The lower strutted edge is lifted to reveal the creek and raised further towards the breezeway, emphasising the canopy’s three-dimensional quality and reflecting a void over the entry.
On its north-western boundary, the museum abuts a three-storey, classical-revival building seen as “rather stoic” by the museum architects. It was a prestigious commission in 1889 when designed by a leading Sydney architect, Mark Cooper Day, in association with a Townsville practice, Eyre and Munro – an arrangement similar to that of the museum’s design by the Brisbane branch of a national practice in a joint-venture with a local firm. The architects have responded positively to the museum’s neighbour, applying the regular pattern of its fenestration to the adjacent administration offices.
The pattern transmutes along the street frontage to windowless stores and the walling of the upper floor galleries. Its monumental scale towards the breezeway entrance optimistically anticipates a grander civic urbanity, but is presently slightly overbearing.
The simplicity of the museum’s procurement process was more like a design and construct deal with Rooney Brothers 100 years ago than for recent government projects. It was a competitive package deal based on a comprehensive brief, with a nominated fixed budget, and implemented with close client involvement. It is also the continuation of a successful relationship between the architects and contractors established earlier with the Brisbane Convention and Exhibition Centre project.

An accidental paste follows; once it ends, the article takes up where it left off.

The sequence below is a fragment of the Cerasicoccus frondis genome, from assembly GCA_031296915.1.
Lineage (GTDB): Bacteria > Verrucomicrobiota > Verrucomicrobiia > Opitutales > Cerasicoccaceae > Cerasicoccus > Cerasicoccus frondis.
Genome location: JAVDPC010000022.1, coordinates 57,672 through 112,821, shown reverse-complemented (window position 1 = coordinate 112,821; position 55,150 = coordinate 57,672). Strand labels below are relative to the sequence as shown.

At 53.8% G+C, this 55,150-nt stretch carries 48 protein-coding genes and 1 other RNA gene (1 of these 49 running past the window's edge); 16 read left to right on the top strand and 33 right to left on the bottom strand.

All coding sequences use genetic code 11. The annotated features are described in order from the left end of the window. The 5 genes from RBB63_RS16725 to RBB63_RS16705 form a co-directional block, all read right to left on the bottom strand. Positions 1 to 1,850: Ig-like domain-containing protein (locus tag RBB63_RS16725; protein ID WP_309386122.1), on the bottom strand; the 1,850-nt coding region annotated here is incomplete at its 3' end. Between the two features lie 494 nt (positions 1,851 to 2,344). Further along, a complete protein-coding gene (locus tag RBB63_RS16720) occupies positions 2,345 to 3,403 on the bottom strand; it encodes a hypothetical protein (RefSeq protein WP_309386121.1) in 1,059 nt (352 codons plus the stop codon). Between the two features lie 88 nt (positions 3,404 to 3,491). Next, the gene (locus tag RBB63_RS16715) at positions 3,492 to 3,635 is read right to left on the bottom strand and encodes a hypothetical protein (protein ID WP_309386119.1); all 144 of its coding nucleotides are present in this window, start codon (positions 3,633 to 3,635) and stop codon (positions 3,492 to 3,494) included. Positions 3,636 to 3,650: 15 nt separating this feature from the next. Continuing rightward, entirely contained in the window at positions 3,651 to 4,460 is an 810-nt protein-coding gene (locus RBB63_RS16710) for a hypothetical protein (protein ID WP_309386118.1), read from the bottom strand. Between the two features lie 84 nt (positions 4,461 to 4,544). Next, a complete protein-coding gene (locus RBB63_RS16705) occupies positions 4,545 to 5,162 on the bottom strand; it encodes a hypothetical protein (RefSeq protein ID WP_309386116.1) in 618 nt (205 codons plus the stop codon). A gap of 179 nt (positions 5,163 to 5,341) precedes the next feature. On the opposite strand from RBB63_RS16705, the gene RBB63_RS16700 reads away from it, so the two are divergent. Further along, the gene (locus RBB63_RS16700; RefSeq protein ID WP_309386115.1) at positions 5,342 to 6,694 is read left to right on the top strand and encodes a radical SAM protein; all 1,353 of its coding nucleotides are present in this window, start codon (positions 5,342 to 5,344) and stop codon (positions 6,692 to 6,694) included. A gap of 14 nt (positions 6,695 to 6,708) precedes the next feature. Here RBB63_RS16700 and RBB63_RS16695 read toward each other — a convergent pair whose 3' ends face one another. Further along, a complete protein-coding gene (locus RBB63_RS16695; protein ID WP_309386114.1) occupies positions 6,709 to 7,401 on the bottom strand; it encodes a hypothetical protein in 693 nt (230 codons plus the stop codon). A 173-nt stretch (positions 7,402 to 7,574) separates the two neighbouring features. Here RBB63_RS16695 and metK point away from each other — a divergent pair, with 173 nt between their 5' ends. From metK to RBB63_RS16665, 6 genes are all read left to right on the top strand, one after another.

The selection of the preferred scheme for the Museum was based solely on design merit. This judgement, made at concept stage, has been vindicated by the building’s success in the RAIA awards, a well satisfied owner and an enthusiastic community.
The Museum of Tropical Queensland addresses a number of issues: the urban waterfront context of Townsville; the cultural context of North Queensland; and a framework of decentralised cultural facilities across Australia. The museum has three primary collections – tropical indigenous culture, natural history and maritime history. The latter is focused on the phased salvage of the HMS Pandora shipwrecked off Cape York in 1791. The active process of salvage, curation and display gives meaning to the concept of a “living” museum, which the design is intended to embody. The relics were insufficient to reconstruct the vessel; however, a partial replica has been made in Townsville. The space for the replica is the museum’s focus and it distinguishes the waterside experience from the streetside. Its “parasol” encourages interpretations related to the collection themes –“lean-to”, scale-clad skeleton, hull or sails. Raised and with its parasol cut away, this space visually connects the main galleries with the active waterfront. The waterfront connection is accentuated by a public breezeway carved through from street to river. From the breezeway, the foyer offers glimpses up to the museum spaces. Exposure to ongoing curatorial work is reinforced by glimpses from the waterside decks.
The street interface is designed as a series of transitional planes from a rather stoic historic building on the north-western corner to a controlled deconstruction of forms at the breezeway end; a commentary on historic integration, the monumental traditions of museum architecture, and an evocation of shipwreck. Internal spatial organisation is through alternating ramps gradually exposing the spaces and connecting the children’s education area across the breezeway. The external landscaping represents indigenous sources of food and craftwork. The entire museum experience becomes an accumulative series of interpretations and interactions.
Images: Peter budd and Eric Victor
- Cox Rayner Architects
- Project Team
- Michael Rayner, Bruce Barrett, Jayson Blight, Paul Hotson
- Barrett Architects
Townsville, Qld, Australia
Display design Queensland Museum
Landscape architect Clouston Associates
Project manager Leighton Contractors
Quantity surveyor Rider Hunt
Structural and services consultant Aurecon
- Site details
Category Commercial / public buildings
- Project Details
Published online: 1 Jan 2001
Words: Don Watson
Architecture Australia, January 2001